So, yeah, my mistake. Entirely my fault. I should have thought of that. I’ve corrected it now, adding a note before the text to clarify that the stories do not take place in the real world, that there are multiple gods, that the days of the week have different names, etc. All the little things that were throwing readers.

What can I say? Live and learn. Fix your mistakes. And move on to the next thing.

But on a positive note…

honorable-mentionEEEEE! The Matchmakers Trilogy received Honorable Mention in the Rainbow Awards!

I actually screamed when I saw this pop up on the Facebook event page for the Awards. Considering I’m the little guy, the newbie, the nobody, and running amongst so many of my favorite authors, I never dreamed I’d actually get any kind of recognition. Sure, I’d hoped, but never thought it would actually happen. As far as I understand it, Honorable Mention means at least one judge gave the book at least 9/10 in all four ranking criteria, which is just thrilling to me. That someone enjoyed my book that much…

What a feeling!

Box Jumps Make Me Cry

Tags

, , , , , , , , , , , ,

I swear this does relate to writing. No, really. I promise. Just stick with me here.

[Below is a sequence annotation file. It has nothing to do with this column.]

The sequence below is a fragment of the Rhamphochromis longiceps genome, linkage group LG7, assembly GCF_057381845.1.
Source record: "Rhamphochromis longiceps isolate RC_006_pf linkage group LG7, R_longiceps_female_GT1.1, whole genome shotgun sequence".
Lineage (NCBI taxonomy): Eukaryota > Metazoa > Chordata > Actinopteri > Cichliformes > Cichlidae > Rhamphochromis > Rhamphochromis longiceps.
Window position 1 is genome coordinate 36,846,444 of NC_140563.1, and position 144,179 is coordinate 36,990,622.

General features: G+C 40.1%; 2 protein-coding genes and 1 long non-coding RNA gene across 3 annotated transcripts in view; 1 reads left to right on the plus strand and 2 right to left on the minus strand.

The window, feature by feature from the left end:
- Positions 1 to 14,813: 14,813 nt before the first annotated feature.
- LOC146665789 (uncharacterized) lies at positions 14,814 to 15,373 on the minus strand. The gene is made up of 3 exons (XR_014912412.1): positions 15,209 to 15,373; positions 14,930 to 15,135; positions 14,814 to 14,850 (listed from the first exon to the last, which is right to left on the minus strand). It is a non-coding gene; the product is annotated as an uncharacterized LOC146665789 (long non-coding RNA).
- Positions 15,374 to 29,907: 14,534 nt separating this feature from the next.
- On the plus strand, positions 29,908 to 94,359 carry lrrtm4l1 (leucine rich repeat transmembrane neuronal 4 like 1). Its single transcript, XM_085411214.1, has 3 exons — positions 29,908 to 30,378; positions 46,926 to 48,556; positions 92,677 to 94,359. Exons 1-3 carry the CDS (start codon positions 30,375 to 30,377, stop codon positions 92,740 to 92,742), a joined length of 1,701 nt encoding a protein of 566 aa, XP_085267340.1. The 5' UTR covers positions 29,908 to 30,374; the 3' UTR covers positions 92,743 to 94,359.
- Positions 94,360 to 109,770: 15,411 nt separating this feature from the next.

box-jumps<–You see this? This, right here, has become a tool of torture. The CrossFit box. Evil, evil, horrid thing. This assemblage of wood has become the bane of my existence, and a metaphor for my entire life right now.

When I first joined the local CrossFit gym back in February (CFPR Family ftw!), I was watching all these amazing athletes jumping up onto boxes, utterly fascinated and envious that they could do such a thing. At the time, I was a total exercise newbie and lacked the strength, coordination, and confidence to try this whole jumping-up-onto-a-box thing, and was firmly stuck in Step-Up Land. Then, one day, I finally managed a box jump. Just a 12″ tall box, but I was stoked. I’d done it. I’d done a box jump.

After that, I LOVED box jumps. They were fun. Exciting. I could do them! Soon, I was adding weight plates on top of that little 12″ box, doing a little bit higher jump, and then a little bit higher. One day, I was going to finally Rx that thing, I could feel it.

Then, it all came crashing down. Almost literally. We were doing burpee box jumps, and partway through the workout, I got so tired that I kept slipping every time I tried to jump. After that, my confidence tanked, and I couldn’t fathom ever getting 15″ off the ground again.

Why? I’d done this. Lots of times. I knew I could do it. But suddenly I couldn’t. I got so pissed off at myself that I punched the wall and almost quit the workout. As it was, my workout time was pathetic because I kept having to walk it off between jumps, just to get my head back in the game.